‘Giving makes us far happier than receiving’ is the finding of a research conducted on the science of generosity by John Haltiwanger.
In terms of business activities, the philosophy may come across as impractical, because the very objective of a business is to make profit, right?
Wrong. This myth is now being demolished by ‘Cause Marketing’ or Cause-Related Marketing’ that attempts to restore to nature portions of what a business takes away from it.
The idea was first put forth by Philip Kotler in his seminal work, Marketing 3.0. Kotler proposed “solutions to make the globalized world a better place” through Cause Marketing.
A recent Global Cause Evaluation Survey found that 55% consumers don’t like engaging with brands they perceive follow imprudent business practices. One of their interesting finding was that 76% respondents believe that a company can earn profits, even while supporting a good cause. The survey, reported by Monaem Ben Lellahom in Cause-Related Marketing: A Win-Win for Brands, Charities and The Consumer appeared in the Entrepreneur magazine.
Take for instance the Loop movement. In January this year Davos-based TerraCycle, a waste management company released a new recycling model called the Loop, reported Esha Chhabra in Why Global Brands Are Backing This New Way to Recycle in Forbes. For starters, a few top brands such as The Body Shop, Nestle, Unilever, PepsiCo, P&G have adopted the Loop model to recycle their packaging material.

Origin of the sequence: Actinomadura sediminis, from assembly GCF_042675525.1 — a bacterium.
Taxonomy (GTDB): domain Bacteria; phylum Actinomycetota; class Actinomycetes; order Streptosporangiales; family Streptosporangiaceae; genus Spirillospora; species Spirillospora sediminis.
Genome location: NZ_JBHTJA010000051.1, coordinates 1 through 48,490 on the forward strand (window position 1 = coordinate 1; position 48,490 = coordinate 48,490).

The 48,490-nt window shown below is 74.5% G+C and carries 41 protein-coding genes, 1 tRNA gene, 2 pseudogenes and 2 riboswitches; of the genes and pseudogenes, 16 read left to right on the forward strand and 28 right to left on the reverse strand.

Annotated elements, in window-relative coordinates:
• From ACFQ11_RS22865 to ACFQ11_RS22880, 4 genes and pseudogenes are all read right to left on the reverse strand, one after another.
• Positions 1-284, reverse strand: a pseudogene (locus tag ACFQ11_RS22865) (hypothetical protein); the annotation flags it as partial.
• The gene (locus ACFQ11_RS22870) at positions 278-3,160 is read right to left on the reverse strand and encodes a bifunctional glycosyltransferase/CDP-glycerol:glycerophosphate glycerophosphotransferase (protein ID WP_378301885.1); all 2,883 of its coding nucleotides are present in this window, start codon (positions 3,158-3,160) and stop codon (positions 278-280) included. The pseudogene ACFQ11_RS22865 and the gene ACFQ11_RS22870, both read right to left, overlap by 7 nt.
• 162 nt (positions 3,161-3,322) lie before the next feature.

Alan Jope, CEO-Unilever declares, “We want to put an end to the ‘take-make-dispose’ culture of consumption and design products that can be re-used.
“It took quite a bit of effort getting all the founding partners on board, namely PG, Unilever, Nestle, Mars and PepsiCo as the model entails major investments of money, time and other resources,” Tom Szaky, CEO of TerraCycle told media persons.
Today, even small and medium businesses are getting drawn to the cause. Meanwhile, other biggies are doing other things to support cause marketing.
Apple – Return an old Apple device, and if it can be refurbished, you will receive an Apple Store Gift Card, else, Apple engineers will think of other ways of recycling the used product. Also, Apple dismantles around 200 iPhones in an hour for use of their components in new sets.
Lush – Return five black packaging pots to any Lush store and you will receive a free face mask. The pots are recycled in new packaging.
Levi’s – Give away your old clothes and shoes at a store and collect a 10% discount coupon for fresh purchases.
H&M and ZARA – Any branded clothes that you are not using – turn that into the H&M store to claim a 10% discount coupon for new purchases.
Adidas: The shoemaker has set a precedent by pledging to use only recycled polyester for its clothing and shoes by 2024.
Experts however recommend that brands choose a campaign that resonates with their business activity. Don’t do a KFC, they warn. The chicken retailer one organised a fundraiser in which it sold chicken buckets to raise money for breast cancer.
As can be expected, the response to that campaign was mixed. Nearly 56% readers of Washington Post felt the activity was “misguided” reported Sara Davis, in Forbes, Is A Social Cause A Necessity for A Brand?.
A smart option would be to weave it into your web design portfolio and make it a ‘part’ of the business structure. Citing the same, a more genuine activity was recently unveiled by furniture brand Pepperfry. As you go to their check out page, you have the option to contribute Rs 30 to a tree plantation drive run by an organisation called Grow Tree. This kind of a recycling effort makes sense for a furniture brand. Appears like the “cause and effect” endorsement is here to stay.